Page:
What we’ve got here is: Failure to communicate… and still, even after all these years, a woeful lack of consistency from Apple.


    1. The solution here is simple; Apple needs to create a universal rating system across all their media – apps, iTunes and iBooks – and then implement a simple, centralized control interface to help people filter the content for their progeny (and their prudish selves, apparently). All content, explicit or otherwise, across all media types, should be welcome in Apple’s ecosystem, letting users decide for themselves what’s appropriate. The fact that after 12 years of being a media distributor they haven’t done this yet is just plain stupid.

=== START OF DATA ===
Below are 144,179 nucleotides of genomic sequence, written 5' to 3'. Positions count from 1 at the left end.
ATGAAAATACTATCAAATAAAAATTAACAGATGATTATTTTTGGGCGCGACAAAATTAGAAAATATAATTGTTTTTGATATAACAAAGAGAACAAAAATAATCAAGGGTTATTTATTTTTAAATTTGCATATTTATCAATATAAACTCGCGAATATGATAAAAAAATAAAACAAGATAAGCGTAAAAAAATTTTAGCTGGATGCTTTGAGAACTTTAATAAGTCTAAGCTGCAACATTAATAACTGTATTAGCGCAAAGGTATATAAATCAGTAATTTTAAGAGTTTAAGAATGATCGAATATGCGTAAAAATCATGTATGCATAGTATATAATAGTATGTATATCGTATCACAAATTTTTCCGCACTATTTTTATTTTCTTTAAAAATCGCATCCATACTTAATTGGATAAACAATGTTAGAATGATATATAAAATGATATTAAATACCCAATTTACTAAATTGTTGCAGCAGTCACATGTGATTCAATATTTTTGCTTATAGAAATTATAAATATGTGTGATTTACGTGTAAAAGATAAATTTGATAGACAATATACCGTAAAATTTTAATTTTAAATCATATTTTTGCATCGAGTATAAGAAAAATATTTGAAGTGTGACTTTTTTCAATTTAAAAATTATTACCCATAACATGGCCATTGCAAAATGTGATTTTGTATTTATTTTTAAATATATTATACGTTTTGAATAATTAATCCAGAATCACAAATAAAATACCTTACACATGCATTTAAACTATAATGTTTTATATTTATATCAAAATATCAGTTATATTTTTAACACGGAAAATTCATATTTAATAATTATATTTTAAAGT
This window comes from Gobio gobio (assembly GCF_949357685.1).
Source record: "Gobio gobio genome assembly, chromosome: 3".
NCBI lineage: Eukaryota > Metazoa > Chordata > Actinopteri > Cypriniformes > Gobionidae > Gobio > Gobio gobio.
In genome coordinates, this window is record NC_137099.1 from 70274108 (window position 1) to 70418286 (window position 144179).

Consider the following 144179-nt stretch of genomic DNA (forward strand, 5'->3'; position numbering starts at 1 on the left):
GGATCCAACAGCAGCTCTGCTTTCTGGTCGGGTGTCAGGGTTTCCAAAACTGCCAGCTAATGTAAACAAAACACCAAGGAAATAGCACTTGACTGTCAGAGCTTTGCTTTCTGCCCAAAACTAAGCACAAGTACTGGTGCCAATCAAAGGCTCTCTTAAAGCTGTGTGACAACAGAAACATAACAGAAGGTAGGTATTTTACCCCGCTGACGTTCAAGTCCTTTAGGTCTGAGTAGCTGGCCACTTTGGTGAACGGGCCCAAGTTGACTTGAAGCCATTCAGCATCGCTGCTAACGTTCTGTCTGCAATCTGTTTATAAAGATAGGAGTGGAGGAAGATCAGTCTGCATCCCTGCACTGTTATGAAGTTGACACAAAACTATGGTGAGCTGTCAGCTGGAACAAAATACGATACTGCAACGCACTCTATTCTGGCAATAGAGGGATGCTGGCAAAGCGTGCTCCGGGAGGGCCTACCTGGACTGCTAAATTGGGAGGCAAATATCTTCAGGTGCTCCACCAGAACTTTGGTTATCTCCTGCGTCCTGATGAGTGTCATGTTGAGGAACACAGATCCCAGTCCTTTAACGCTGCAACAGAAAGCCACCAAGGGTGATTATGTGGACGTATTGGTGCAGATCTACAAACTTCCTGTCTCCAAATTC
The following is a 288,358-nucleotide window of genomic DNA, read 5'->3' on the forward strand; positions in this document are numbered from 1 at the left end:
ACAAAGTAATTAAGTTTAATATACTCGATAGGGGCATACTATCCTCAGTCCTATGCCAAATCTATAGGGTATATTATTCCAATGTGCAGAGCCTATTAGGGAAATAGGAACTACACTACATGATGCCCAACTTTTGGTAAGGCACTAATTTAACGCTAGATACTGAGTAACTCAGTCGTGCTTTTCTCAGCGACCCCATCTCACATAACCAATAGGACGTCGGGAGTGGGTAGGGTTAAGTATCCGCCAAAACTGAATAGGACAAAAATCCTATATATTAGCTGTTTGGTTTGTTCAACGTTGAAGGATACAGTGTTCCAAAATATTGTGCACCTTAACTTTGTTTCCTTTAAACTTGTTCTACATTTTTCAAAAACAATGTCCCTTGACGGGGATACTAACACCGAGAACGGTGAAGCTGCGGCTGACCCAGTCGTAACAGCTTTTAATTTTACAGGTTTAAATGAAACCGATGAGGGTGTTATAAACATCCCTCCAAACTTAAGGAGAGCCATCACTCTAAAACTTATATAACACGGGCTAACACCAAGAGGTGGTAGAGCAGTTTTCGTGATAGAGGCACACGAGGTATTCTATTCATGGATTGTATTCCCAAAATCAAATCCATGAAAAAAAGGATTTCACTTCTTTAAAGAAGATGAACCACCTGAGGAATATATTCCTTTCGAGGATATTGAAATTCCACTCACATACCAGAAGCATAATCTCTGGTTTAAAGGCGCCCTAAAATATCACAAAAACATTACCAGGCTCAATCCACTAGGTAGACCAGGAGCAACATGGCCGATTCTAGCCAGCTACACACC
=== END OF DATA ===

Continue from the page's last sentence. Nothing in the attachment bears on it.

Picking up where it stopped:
1. It’s okay for Apple employees to be deviant homos, even in the CEO chair, or even have fscked-in-the-head transvestite sex change Chas Bono freaks parading through the halls, but you can’t have a graphic novel in the App Store.

    Seems a bit hypocritical to me.

    1. Thanks for *not* being politically correct. I’m not being sarcastic here. The people who would rather you shut up and accept anyone and anything simply don’t have the ‘nads to speak the truth. They call you immature and a bigot. But they’re doing the same as you, except they hide behind other forms of more acceptable slander in the name of being PC or thinking on a higher lever. I applaud you for thinking for yourself and expressing it.

  2. iOS devices are very easy today to make child safe – which is an awesome feature if you want to let young children use technology without worrying too much about what else it’s exposing them. The lack of smut in the App Store also helps Apple’s reputation.